The invasive soilborne plant pathogen Phytophthora cinnamomi Rands is a major threatening process in the South-west Botanical Province of Western Australia, an internationally recognised biodiversity hotspot. Comparatively recent introduction of P. cinnamomi into native plant communities of the South-west Botanical Province of Western Australia since the early 1900s has caused great irreversible damage and altered successional change to a wide range of unique, diverse and mainly susceptible plant communities. The cost of P. cinnamomi infestation to community values is illustrated by examination of direct (mortality curves, changes in vegetation cover) and indirect impacts on biodiversity and ecosystem dynamics, the proportion of Threatened Ecological Communities infested, Declared Rare Flora either directly or indirectly threatened by infestation and estimates of the proportion of the native flora of the South-west Botanical Province susceptible to the pathogen. While direct impacts of P. cinnamomi have been poorly documented in the South-west Botanical Province, even less attention has been given to indirect impact where destruction of the habitat by the pathogen affects taxa not directly affected by infection. Current poor understanding and quantification of indirect impacts of P. cinnamomi through habitat destruction results in an underestimation of the true impact of the pathogen on the flora of the South-west Botanical Province. Considerable variation of susceptibility to P. cinnamomi among and within families of threatened flora and responses of taxa within the genus Lambertia show how classification within family and genus are poor predictors of species susceptibility. Within apparently susceptible plant species, individuals are resistant to P. cinnamomi infection. Intra-specific variation in susceptibility can be utilised in the long-term management of threatened flora populations and needs to be a high research priority. Current control strategies for conservation of flora threatened by P. cinnamomi integrate hygiene and ex situ conservation with disease control using fungicide. Application of the fungicide phosphite has proven effective in slowing progress of P. cinnamomi in infested, threatened communities. However, variation in plant species responses to phosphite application is a major factor influencing effective control of P. cinnamomi in native communities. A greater understanding of the mechanisms of action of phosphite in plant species showing different responses to the fungicide may provide options for prescription modification to increase phosphite effectiveness in a range of plant species. The range of responses to P. cinnamomi infection and phosphite application described for Lambertia taxa suggests that the genus would make an ideal model system to elucidate the mechanisms of resistance to P. cinnamomi and the effectiveness of phosphite against the pathogen.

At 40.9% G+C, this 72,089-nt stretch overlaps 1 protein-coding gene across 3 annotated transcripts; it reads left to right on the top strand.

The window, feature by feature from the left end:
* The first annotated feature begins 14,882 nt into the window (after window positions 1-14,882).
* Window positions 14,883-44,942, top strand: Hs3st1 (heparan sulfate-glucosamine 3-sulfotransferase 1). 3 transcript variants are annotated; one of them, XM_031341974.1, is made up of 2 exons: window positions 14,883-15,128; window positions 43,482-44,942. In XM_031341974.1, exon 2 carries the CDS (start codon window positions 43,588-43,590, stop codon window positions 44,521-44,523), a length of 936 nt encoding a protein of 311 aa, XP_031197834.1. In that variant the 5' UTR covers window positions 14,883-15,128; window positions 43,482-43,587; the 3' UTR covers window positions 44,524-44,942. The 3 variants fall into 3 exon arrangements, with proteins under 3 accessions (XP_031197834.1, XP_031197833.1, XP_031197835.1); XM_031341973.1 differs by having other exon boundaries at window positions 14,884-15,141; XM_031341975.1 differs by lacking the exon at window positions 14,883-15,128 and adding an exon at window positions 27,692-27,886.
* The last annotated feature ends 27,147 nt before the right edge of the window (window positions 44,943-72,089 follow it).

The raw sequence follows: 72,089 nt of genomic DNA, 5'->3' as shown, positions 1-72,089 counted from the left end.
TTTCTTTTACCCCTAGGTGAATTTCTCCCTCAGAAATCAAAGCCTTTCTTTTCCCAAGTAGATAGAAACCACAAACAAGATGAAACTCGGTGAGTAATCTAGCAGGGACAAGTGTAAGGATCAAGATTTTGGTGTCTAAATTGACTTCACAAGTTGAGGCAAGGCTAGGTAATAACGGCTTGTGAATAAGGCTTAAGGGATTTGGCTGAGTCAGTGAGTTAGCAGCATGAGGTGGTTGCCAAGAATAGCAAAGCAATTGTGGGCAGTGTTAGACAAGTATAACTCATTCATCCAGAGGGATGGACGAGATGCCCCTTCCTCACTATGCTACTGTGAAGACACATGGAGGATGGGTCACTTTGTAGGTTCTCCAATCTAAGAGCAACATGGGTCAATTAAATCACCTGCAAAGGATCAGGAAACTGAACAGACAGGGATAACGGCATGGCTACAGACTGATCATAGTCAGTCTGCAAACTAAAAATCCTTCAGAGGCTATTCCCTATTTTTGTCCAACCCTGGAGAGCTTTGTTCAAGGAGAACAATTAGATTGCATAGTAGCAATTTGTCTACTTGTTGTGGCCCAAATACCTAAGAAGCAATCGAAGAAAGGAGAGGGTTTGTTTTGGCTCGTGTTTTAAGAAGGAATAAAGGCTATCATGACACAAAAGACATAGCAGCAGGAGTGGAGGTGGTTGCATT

Australian Journal of Botany – CSIRO Publishing
Published: May 18, 2007
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